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Modeling and Rendering a Vespa in Blender

| Your Rating:
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(16 Votes)
| Comments 4
Date Added: 2nd July 2013
Software used:

Step 3: Add Details

Model the wheels (add a circle and extrude), tires, suspension and engine.

There are a lot of nuts and bolts in this model, which can be added using the Bolt Factory addon (File > User Preferences > Addons > Addmesh Bolt Factory).

Model the seat, front and rear headlight (start from a plane mesh with Mirror and Subsurf enabled).

Add the cables and a border of aluminum using bezier curves and enable Bevel (set Fill to full). The more details we are able to add, the more realistic the result will be.

Add details

Wireframe render test

Step 4: Material Setup

We will use the Cycles render engine for this project.

The scooter paint is a mix of a diffuse and glossy shader, both mixed with a glossy. The wheels and metal details are glossy materials with different level of roughness. The skin of the seat is a mix of diffuse and glossy shaders, with a voronoi texture as a bump map.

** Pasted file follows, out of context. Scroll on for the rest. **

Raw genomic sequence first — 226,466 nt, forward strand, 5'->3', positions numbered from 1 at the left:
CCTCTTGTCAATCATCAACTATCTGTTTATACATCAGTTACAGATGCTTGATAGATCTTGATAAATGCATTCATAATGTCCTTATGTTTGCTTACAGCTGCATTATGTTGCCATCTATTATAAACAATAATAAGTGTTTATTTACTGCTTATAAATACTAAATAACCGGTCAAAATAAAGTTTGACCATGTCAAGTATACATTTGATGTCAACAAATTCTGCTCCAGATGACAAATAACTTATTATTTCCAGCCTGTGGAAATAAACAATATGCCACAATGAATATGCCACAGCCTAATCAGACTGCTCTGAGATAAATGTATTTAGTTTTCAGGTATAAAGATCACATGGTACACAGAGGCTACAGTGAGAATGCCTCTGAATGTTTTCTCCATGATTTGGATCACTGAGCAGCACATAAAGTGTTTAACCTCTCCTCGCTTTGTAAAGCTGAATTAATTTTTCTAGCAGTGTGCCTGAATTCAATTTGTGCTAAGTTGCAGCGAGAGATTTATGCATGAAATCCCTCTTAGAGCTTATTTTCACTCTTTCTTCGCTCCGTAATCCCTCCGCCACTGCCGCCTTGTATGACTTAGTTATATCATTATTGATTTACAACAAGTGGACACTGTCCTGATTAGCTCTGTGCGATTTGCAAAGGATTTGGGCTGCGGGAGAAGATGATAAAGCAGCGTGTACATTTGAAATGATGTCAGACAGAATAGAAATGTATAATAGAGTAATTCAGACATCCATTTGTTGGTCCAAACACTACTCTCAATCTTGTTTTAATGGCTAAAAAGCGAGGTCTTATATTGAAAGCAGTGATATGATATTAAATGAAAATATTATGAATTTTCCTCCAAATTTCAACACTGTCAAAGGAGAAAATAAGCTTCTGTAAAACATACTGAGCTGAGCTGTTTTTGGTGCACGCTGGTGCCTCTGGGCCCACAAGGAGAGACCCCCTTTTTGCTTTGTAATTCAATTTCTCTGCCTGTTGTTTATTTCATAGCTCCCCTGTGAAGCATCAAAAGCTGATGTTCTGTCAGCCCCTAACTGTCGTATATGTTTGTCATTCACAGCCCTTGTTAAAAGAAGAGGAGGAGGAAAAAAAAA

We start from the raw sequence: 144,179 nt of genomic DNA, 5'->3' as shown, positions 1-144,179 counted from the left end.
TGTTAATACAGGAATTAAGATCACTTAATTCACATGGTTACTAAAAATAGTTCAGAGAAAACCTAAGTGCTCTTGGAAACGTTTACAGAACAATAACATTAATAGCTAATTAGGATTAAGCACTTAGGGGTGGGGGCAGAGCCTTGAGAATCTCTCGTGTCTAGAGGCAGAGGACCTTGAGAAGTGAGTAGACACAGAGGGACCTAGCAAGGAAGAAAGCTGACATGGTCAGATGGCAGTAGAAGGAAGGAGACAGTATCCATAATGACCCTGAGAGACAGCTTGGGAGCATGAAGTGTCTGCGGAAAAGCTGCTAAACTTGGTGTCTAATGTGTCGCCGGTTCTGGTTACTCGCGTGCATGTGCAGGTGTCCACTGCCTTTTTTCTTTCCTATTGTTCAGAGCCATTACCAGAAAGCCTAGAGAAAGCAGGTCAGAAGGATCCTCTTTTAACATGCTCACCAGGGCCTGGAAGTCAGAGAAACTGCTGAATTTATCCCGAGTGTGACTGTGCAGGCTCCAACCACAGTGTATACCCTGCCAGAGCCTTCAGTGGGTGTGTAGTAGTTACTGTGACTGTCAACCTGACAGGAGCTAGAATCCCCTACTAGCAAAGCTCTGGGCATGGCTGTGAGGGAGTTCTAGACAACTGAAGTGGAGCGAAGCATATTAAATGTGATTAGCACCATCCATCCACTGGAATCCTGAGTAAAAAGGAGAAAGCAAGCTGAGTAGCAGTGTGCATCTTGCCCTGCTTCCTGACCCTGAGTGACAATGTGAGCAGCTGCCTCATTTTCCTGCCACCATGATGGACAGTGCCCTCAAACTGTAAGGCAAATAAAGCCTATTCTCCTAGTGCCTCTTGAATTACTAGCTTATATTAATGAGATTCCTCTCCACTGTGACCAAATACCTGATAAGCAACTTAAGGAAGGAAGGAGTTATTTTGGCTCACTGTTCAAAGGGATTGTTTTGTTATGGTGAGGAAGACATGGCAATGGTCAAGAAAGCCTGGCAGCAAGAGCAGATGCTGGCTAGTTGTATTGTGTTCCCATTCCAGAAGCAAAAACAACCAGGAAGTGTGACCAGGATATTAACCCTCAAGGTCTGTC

In Edit mode, unwrap the tires and use a footprint texture as a bump map. The headlight is a glass shader with IOR set at 1,45 and a texture as a bump map (see this Blender file for more details).

Material settings

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Readers Comments (Newest on Top)
Annascott on Thu, 24 July 2014 1:10pm
Nicely explained. I love 3d automotive designs. Recently I have seen some vespa models in the website they are really nice.
Thomas Wilcox on Thu, 04 July 2013 1:28pm
This isnt really a tutorial, its just a collection of project screenshots and the most basic half arsed description of how it was acheived.
Mike "outkkast" Louis on Wed, 03 July 2013 12:30pm
Thank you very much for the tutorial. I have just started using Blender a few months back and really enjoy its advantages. Thank you for the general overview of the process. Keep these coming. @Andrea, there are plenty of free material downloads and even an add-on I believe that includes some pretty useful materials online. Also not to start any kind of argument, but please keep in mind that he didn't have to even make a tutorial so when leaving a comment you should express an issue if you have found one and add a fix, work around ( for instance: what about the materials you find to be poor and how you believe he could go about fixing them) or even what is positive about the tutorial. Just be a little more descriptive that's all. Thanks
Andrea on Tue, 02 July 2013 4:41pm
the material are a bit poor
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